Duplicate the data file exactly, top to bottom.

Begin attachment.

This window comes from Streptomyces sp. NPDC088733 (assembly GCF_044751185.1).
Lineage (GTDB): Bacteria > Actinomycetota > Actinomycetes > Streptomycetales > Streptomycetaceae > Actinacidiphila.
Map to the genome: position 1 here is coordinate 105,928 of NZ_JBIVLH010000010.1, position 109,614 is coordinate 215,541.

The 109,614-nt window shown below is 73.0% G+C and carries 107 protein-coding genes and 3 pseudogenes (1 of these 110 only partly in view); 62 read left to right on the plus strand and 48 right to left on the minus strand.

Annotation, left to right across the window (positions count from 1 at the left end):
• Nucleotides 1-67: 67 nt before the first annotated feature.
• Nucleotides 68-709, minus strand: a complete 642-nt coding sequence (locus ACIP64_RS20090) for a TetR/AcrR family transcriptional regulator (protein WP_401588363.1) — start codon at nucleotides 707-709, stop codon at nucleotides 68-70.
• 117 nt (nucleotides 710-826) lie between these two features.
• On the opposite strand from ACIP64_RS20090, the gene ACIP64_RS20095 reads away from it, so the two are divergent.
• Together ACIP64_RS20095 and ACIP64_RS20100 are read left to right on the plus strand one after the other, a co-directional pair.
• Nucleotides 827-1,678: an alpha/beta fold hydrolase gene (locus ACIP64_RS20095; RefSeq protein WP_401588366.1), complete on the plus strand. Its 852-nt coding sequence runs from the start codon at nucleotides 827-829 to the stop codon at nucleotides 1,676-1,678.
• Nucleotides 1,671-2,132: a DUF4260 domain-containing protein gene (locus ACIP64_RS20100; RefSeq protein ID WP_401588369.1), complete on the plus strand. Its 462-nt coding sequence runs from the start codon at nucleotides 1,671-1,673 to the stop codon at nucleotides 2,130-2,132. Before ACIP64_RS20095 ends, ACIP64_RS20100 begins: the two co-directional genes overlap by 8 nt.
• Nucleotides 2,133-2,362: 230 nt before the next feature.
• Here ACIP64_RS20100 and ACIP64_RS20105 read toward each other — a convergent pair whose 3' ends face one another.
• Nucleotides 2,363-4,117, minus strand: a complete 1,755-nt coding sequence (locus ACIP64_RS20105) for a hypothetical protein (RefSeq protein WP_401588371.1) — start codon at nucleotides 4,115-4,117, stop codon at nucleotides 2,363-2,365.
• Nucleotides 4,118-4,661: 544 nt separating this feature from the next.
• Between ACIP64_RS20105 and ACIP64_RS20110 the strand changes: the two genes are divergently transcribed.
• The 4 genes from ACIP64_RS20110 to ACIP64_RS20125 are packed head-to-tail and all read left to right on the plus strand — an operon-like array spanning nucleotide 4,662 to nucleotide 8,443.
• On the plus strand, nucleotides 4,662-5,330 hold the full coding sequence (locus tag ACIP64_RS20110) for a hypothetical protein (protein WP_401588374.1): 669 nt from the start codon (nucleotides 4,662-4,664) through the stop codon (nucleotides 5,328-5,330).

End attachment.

This window comes from Streptomyces sp. NPDC088733 (assembly GCF_044751185.1).
Lineage (GTDB): Bacteria > Actinomycetota > Actinomycetes > Streptomycetales > Streptomycetaceae > Actinacidiphila.
Map to the genome: position 1 here is coordinate 105,928 of NZ_JBIVLH010000010.1, position 109,614 is coordinate 215,541.

The 109,614-nt window shown below is 73.0% G+C and carries 107 protein-coding genes and 3 pseudogenes (1 of these 110 only partly in view); 62 read left to right on the plus strand and 48 right to left on the minus strand.

Annotation, left to right across the window (positions count from 1 at the left end):
• Nucleotides 1-67: 67 nt before the first annotated feature.
• Nucleotides 68-709, minus strand: a complete 642-nt coding sequence (locus ACIP64_RS20090) for a TetR/AcrR family transcriptional regulator (protein WP_401588363.1) — start codon at nucleotides 707-709, stop codon at nucleotides 68-70.
• 117 nt (nucleotides 710-826) lie between these two features.
• On the opposite strand from ACIP64_RS20090, the gene ACIP64_RS20095 reads away from it, so the two are divergent.
• Together ACIP64_RS20095 and ACIP64_RS20100 are read left to right on the plus strand one after the other, a co-directional pair.
• Nucleotides 827-1,678: an alpha/beta fold hydrolase gene (locus ACIP64_RS20095; RefSeq protein WP_401588366.1), complete on the plus strand. Its 852-nt coding sequence runs from the start codon at nucleotides 827-829 to the stop codon at nucleotides 1,676-1,678.
• Nucleotides 1,671-2,132: a DUF4260 domain-containing protein gene (locus ACIP64_RS20100; RefSeq protein ID WP_401588369.1), complete on the plus strand. Its 462-nt coding sequence runs from the start codon at nucleotides 1,671-1,673 to the stop codon at nucleotides 2,130-2,132. Before ACIP64_RS20095 ends, ACIP64_RS20100 begins: the two co-directional genes overlap by 8 nt.
• Nucleotides 2,133-2,362: 230 nt before the next feature.
• Here ACIP64_RS20100 and ACIP64_RS20105 read toward each other — a convergent pair whose 3' ends face one another.
• Nucleotides 2,363-4,117, minus strand: a complete 1,755-nt coding sequence (locus ACIP64_RS20105) for a hypothetical protein (RefSeq protein WP_401588371.1) — start codon at nucleotides 4,115-4,117, stop codon at nucleotides 2,363-2,365.
• Nucleotides 4,118-4,661: 544 nt separating this feature from the next.
• Between ACIP64_RS20105 and ACIP64_RS20110 the strand changes: the two genes are divergently transcribed.
• The 4 genes from ACIP64_RS20110 to ACIP64_RS20125 are packed head-to-tail and all read left to right on the plus strand — an operon-like array spanning nucleotide 4,662 to nucleotide 8,443.
• On the plus strand, nucleotides 4,662-5,330 hold the full coding sequence (locus tag ACIP64_RS20110) for a hypothetical protein (protein WP_401588374.1): 669 nt from the start codon (nucleotides 4,662-4,664) through the stop codon (nucleotides 5,328-5,330).